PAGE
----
So if that's where we came from and how longevity has increased over the past 100 years, what's the argument that longevity will not just increase in the slow and methodical linear way that it has over the past 50 years, but make a leap? The biological gerontologists Gavril and Gavrilova of the University of Chicago put it well in a 2004 article: "Many scientists now believe that, for the first time in human history, we have developed a sophisticated enough understanding of the nature of human aging to begin seriously planning ways to defeat it . . . we can be further improved through genetic engineering and be better maintained through preventive, regenerative, and antiaging medicine and by repairing and replacing worn-out body parts." (September 2004 IEEE Spectrum)

The actuaries in Social Security and the Census Bureau are very conservative when it comes to future lifespans, though many private sector demographers are less sanguine. We don't honestly know how quickly longevity will increase. But we do know what's responsible for folks, especially older folks', deaths now and at least since 1900 in this country, and putting together causes of death with the current focus of biomedical research, we can discern some trends that lead us to suggest that a leap will soon occur.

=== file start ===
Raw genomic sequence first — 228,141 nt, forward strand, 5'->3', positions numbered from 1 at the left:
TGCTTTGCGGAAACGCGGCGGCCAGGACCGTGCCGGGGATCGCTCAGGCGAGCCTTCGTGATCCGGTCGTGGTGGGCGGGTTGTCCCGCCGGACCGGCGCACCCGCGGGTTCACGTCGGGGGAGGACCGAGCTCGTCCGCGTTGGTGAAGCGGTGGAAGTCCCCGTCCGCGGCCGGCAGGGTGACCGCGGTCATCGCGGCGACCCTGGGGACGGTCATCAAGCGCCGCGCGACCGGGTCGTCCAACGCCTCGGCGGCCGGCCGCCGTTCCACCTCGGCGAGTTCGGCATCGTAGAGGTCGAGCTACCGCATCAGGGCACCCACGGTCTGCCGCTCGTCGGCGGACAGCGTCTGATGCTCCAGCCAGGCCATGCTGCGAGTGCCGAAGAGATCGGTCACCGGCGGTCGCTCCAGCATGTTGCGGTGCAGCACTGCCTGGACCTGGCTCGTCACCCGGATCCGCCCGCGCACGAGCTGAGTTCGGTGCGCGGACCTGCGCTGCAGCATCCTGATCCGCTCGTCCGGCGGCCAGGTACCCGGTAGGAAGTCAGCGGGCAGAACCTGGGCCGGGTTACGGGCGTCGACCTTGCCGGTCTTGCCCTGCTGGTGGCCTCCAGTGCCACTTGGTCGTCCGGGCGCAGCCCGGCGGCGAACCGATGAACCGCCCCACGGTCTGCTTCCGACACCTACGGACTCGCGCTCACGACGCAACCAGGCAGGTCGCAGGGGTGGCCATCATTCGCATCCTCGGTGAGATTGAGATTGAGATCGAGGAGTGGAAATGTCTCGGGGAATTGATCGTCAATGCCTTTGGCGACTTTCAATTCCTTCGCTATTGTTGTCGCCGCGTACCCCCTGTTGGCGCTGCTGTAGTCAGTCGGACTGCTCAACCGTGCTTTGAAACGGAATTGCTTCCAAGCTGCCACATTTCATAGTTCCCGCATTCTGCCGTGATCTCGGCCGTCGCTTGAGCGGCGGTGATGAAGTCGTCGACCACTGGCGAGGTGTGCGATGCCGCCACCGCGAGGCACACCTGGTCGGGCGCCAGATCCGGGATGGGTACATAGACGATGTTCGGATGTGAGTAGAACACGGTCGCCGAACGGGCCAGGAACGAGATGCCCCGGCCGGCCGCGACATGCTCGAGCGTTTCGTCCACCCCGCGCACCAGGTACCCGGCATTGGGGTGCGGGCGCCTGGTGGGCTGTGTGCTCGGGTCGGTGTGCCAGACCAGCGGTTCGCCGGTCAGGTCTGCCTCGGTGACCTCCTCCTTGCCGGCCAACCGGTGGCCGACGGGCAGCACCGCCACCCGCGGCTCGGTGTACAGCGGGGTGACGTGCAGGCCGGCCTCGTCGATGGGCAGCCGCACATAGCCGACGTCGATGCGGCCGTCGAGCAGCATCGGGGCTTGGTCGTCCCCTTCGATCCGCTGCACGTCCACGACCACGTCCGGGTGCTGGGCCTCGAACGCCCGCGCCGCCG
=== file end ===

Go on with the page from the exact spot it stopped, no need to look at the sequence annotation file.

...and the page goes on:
Looking at the list in the Causes of Death (see chart below), notice that only one of the top three causes of death in 1900 remained a leading cause by 2000. These are the diseases that the great medical advances of the 20th century helped tame.

According to the Centers for Disease Control, in 1900, 30.4% of all deaths occurred among children under age 5; in 1997, that percentage was only 1.4%. Those three leading causes of death, and diphtheria, caused one third of all deaths in 1900.

Looking at the causes of death in another way in the chart above, notice how the death rates for heart disease, stroke, and pneumonia and flu dropped significantly from 1950 to 2000. Heart disease death rates have decreased because of improvements in diet, exercise, decreases in smoking rates, and through the use of drugs, especially statins, and better diagnosis and treatment of heart disease.

The combination of improvements in infectious disease prevention and treatment and the procreative frenzy that followed World War II will lead us into a new demographic universe over the next few decades. One hundred years ago, looked at graphically, the population had a pyramid shape--plenty of young people on the bottom supporting a much smaller older generation. Now the shape of the population is moving toward a rectangular one, where the population of young, middle-aged, and old is roughly the same. Other developed nations--notably Japan, German, and Italy--are ahead of us here. The birth rate in those countries is lower than ours, and their culture and politics keep the numbers of immigrants down, resulting in a much more rapidly aging population than we face here. It's no coincidence that big cultural changes are already being seen in those countries, including a reassessment of the social welfare state approach.

Evidence for the Leap

How will this leap in longevity come about? Through prevention, diagnosis, and treatment, the three pillars of medical treatment that we've followed in the developed world for more than a century. But there's something new going on that is likely to match the great increase in longevity that marked the first 50 years of the last century--a combination of cutting-edge hardware and software--the technological solution--combined with the other end of the spectrum--biology, or more specifically, advances in genetics.